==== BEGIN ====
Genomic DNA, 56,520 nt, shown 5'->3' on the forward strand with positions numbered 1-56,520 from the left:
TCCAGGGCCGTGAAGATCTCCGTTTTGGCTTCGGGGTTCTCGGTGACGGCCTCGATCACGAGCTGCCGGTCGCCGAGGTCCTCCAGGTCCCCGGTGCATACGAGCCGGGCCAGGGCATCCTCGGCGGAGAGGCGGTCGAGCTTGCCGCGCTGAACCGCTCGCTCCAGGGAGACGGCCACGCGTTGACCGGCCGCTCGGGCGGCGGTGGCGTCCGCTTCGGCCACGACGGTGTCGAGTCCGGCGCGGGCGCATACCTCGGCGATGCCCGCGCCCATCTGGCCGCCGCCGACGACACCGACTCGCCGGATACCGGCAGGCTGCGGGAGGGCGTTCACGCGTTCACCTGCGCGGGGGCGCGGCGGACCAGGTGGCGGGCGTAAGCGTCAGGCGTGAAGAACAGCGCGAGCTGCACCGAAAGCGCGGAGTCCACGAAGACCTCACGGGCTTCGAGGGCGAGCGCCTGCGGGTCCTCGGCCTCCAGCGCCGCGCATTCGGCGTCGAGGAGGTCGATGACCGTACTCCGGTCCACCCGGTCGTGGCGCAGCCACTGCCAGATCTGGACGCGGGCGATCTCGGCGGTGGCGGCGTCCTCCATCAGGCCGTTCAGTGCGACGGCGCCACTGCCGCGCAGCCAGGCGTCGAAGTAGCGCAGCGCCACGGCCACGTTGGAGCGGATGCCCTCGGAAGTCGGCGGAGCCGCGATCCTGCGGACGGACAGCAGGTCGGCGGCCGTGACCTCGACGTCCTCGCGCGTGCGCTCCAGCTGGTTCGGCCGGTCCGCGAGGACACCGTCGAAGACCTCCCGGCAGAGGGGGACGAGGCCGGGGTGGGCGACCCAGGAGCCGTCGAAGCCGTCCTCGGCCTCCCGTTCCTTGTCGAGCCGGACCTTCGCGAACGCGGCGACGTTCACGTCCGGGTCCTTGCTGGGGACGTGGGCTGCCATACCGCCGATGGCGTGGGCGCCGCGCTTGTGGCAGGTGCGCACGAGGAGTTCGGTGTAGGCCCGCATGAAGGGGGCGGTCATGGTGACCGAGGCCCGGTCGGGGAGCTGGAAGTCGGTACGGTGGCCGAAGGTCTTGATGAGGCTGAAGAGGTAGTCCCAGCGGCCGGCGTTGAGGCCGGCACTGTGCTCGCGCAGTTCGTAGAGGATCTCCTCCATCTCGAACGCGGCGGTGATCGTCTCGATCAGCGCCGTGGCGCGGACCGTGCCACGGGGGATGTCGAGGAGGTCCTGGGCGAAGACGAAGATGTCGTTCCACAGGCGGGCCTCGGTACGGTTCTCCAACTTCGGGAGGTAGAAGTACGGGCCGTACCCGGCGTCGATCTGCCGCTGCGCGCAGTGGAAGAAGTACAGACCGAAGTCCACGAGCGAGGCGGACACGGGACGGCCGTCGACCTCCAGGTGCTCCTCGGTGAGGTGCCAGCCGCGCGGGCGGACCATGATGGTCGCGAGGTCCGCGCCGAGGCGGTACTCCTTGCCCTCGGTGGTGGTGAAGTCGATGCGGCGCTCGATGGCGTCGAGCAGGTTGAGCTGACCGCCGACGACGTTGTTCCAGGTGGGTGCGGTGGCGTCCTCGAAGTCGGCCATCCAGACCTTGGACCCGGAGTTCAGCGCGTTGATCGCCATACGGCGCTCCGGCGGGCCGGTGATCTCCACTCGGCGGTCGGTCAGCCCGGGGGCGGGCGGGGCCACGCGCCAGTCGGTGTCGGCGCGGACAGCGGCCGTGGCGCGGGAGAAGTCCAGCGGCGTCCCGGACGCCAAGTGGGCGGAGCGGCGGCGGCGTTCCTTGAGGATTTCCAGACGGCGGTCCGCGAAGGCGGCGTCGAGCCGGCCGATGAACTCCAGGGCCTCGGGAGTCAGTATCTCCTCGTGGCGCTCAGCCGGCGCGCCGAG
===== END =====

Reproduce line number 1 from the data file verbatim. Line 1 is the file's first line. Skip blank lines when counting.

Genomic DNA, 56,520 nt, shown 5'->3' on the forward strand with positions numbered 1-56,520 from the left: